A Literary Guide to Provence

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Swallow Press/Ohio University Press, 2001 - Literary Criticism - 259 pages
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Provence through the eyes of its writers -- those who wrote of it in Provençal or French and also those visitors who were moved by its beauty -- that is the inspiration behind A Literary Guide to Provence. In this compact travel guide, Marseilles native Daniel Vitaglione presents a literary panorama of the region of southern France from the Avignon of Mistral to Colette's St. Tropez.

Including such sites as the birthplace of Nostradamus and the ruins of the Marquis de Sade's castle, A Literary Guide to Provence presents a thousand years of history entwined with maps and photos that provide readers on tour with a sense of the historical import of this most beautiful of regions even as they experience it firsthand.

Both authors of Provençal ancestry and those who came to love and live in Provence are featured in this comprehensive and enchanting picture of the garden place of France. The Riviera enticed Virginia Woolf. Toulon inspired two novels by Georges Sand. Robert Louis Stevenson resided in Hyères, as did Edith Wharton. Le Lavandou was Willa Cather's favorite place. F. Scott Fitzgerald lived in St. Raphael and Juan-les-Pins, where he wrote Tender is the Night.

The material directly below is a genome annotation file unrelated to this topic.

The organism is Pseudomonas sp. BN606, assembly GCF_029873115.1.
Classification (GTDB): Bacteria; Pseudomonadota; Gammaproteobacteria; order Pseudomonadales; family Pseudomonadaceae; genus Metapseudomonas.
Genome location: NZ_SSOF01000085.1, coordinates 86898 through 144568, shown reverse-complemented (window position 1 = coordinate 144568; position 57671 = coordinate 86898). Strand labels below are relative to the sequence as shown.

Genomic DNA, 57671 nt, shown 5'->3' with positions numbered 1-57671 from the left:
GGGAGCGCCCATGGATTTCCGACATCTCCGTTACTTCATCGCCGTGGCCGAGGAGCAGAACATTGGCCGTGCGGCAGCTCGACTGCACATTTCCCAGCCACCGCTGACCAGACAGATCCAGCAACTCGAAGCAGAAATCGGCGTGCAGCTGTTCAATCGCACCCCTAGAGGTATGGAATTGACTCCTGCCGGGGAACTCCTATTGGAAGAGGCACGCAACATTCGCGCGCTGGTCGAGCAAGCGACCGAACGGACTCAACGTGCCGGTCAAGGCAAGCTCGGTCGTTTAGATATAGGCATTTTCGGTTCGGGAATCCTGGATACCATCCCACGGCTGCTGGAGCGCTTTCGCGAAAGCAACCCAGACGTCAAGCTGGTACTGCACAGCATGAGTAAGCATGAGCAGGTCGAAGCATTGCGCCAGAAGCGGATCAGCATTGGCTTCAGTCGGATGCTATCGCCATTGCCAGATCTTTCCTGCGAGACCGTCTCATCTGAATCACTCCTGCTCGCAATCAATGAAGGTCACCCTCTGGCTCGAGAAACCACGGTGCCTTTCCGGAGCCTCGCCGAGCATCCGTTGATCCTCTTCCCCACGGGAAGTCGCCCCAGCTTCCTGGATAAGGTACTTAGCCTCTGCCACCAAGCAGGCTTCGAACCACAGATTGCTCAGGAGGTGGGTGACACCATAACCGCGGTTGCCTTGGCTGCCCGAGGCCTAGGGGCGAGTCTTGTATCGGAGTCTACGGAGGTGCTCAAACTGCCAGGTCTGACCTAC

This illustrated guide follows in these writers' footsteps, and the practical information on hotels and restaurants (phones, web sites, email, etc.) make it the ideal traveling companion for armchair tourists and those who cannot resist seeing Provence for themselves.

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A literary guide to Provence

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Vitaglione, the author of several books on French literature and language (The Literature of Provence, McFarland, 2000), takes the reader on a literary ramble of Provence, visiting the land that ... Read full review


Geographic Generalities
Western Provence
Pont du Gard Orange
The High Country and AixenProvence
From Marseille to Cannes 137
From Nice to Menton 199
Notes 241
Index of Names 255

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About the author (2001)

Daniel Vitaglione was born in Marseilles, attended the Lycée Thiers and the University of Provence, and received his Ph.D. in comparative literature at the University of St. Andrews, Scotland. He has published A Dictionary of Idioms French American, American French. He now lives in Roquebrune in Provence.

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